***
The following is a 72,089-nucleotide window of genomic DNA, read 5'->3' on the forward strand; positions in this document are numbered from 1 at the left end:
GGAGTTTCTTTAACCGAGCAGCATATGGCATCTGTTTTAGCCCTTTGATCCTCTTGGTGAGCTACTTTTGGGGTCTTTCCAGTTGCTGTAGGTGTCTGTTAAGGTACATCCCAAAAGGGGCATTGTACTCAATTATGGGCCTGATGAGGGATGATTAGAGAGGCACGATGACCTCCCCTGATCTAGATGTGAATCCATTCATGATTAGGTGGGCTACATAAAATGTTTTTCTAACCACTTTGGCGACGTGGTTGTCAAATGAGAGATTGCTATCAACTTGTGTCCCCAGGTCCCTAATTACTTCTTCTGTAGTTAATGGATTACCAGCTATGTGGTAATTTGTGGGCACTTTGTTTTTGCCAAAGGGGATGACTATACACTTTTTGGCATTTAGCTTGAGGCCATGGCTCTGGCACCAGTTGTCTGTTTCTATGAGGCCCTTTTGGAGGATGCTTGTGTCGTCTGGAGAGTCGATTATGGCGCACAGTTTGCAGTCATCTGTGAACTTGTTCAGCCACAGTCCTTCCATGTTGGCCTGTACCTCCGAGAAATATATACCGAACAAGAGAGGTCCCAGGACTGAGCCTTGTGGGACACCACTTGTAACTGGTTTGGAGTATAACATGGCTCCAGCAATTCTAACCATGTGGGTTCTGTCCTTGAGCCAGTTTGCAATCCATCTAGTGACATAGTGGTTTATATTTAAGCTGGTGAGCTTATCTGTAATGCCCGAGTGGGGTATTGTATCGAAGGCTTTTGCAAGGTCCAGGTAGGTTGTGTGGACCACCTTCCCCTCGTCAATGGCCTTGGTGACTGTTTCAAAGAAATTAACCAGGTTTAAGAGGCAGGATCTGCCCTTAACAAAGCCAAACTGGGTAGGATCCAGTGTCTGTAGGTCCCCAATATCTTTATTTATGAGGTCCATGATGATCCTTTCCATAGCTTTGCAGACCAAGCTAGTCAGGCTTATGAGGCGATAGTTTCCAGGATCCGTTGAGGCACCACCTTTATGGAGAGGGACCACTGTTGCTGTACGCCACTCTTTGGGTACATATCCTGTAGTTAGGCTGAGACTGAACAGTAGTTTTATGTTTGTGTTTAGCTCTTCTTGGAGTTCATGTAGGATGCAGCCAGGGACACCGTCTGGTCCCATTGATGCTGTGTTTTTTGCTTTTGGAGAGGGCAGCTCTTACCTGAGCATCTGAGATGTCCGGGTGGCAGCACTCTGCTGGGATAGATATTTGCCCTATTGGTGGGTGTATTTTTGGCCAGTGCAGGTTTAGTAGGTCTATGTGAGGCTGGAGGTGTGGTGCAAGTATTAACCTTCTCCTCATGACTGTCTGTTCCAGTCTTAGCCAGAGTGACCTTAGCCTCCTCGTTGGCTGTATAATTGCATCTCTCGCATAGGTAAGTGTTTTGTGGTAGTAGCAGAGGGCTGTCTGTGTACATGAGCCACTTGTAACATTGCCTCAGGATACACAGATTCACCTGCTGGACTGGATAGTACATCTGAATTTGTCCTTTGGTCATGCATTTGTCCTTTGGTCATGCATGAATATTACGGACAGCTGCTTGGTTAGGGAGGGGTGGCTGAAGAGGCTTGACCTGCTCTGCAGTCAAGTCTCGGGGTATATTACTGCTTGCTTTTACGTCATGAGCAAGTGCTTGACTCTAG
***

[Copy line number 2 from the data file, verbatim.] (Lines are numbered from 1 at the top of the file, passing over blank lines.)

GGAGTTTCTTTAACCGAGCAGCATATGGCATCTGTTTTAGCCCTTTGATCCTCTTGGTGAGCTACTTTTGGGGTCTTTCCAGTTGCTGTAGGTGTCTGTTAAGGTACATCCCAAAAGGGGCATTGTACTCAATTATGGGCCTGATGAGGGATGATTAGAGAGGCACGATGACCTCCCCTGATCTAGATGTGAATCCATTCATGATTAGGTGGGCTACATAAAATGTTTTTCTAACCACTTTGGCGACGTGGTTGTCAAATGAGAGATTGCTATCAACTTGTGTCCCCAGGTCCCTAATTACTTCTTCTGTAGTTAATGGATTACCAGCTATGTGGTAATTTGTGGGCACTTTGTTTTTGCCAAAGGGGATGACTATACACTTTTTGGCATTTAGCTTGAGGCCATGGCTCTGGCACCAGTTGTCTGTTTCTATGAGGCCCTTTTGGAGGATGCTTGTGTCGTCTGGAGAGTCGATTATGGCGCACAGTTTGCAGTCATCTGTGAACTTGTTCAGCCACAGTCCTTCCATGTTGGCCTGTACCTCCGAGAAATATATACCGAACAAGAGAGGTCCCAGGACTGAGCCTTGTGGGACACCACTTGTAACTGGTTTGGAGTATAACATGGCTCCAGCAATTCTAACCATGTGGGTTCTGTCCTTGAGCCAGTTTGCAATCCATCTAGTGACATAGTGGTTTATATTTAAGCTGGTGAGCTTATCTGTAATGCCCGAGTGGGGTATTGTATCGAAGGCTTTTGCAAGGTCCAGGTAGGTTGTGTGGACCACCTTCCCCTCGTCAATGGCCTTGGTGACTGTTTCAAAGAAATTAACCAGGTTTAAGAGGCAGGATCTGCCCTTAACAAAGCCAAACTGGGTAGGATCCAGTGTCTGTAGGTCCCCAATATCTTTATTTATGAGGTCCATGATGATCCTTTCCATAGCTTTGCAGACCAAGCTAGTCAGGCTTATGAGGCGATAGTTTCCAGGATCCGTTGAGGCACCACCTTTATGGAGAGGGACCACTGTTGCTGTACGCCACTCTTTGGGTACATATCCTGTAGTTAGGCTGAGACTGAACAGTAGTTTTATGTTTGTGTTTAGCTCTTCTTGGAGTTCATGTAGGATGCAGCCAGGGACACCGTCTGGTCCCATTGATGCTGTGTTTTTTGCTTTTGGAGAGGGCAGCTCTTACCTGAGCATCTGAGATGTCCGGGTGGCAGCACTCTGCTGGGATAGATATTTGCCCTATTGGTGGGTGTATTTTTGGCCAGTGCAGGTTTAGTAGGTCTATGTGAGGCTGGAGGTGTGGTGCAAGTATTAACCTTCTCCTCATGACTGTCTGTTCCAGTCTTAGCCAGAGTGACCTTAGCCTCCTCGTTGGCTGTATAATTGCATCTCTCGCATAGGTAAGTGTTTTGTGGTAGTAGCAGAGGGCTGTCTGTGTACATGAGCCACTTGTAACATTGCCTCAGGATACACAGATTCACCTGCTGGACTGGATAGTACATCTGAATTTGTCCTTTGGTCATGCATTTGTCCTTTGGTCATGCATGAATATTACGGACAGCTGCTTGGTTAGGGAGGGGTGGCTGAAGAGGCTTGACCTGCTCTGCAGTCAAGTCTCGGGGTATATTACTGCTTGCTTTTACGTCATGAGCAAGTGCTTGACTCTAG